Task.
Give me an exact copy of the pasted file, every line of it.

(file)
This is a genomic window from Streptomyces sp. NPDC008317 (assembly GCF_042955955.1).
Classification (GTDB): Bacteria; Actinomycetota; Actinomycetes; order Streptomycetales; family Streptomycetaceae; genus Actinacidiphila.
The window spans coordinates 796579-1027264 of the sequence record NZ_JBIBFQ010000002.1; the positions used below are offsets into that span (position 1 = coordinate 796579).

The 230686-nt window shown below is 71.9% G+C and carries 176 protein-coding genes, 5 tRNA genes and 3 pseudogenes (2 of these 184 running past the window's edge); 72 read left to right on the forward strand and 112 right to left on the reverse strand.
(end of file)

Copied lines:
This is a genomic window from Streptomyces sp. NPDC008317 (assembly GCF_042955955.1).
Classification (GTDB): Bacteria; Actinomycetota; Actinomycetes; order Streptomycetales; family Streptomycetaceae; genus Actinacidiphila.
The window spans coordinates 796579-1027264 of the sequence record NZ_JBIBFQ010000002.1; the positions used below are offsets into that span (position 1 = coordinate 796579).

The 230686-nt window shown below is 71.9% G+C and carries 176 protein-coding genes, 5 tRNA genes and 3 pseudogenes (2 of these 184 running past the window's edge); 72 read left to right on the forward strand and 112 right to left on the reverse strand.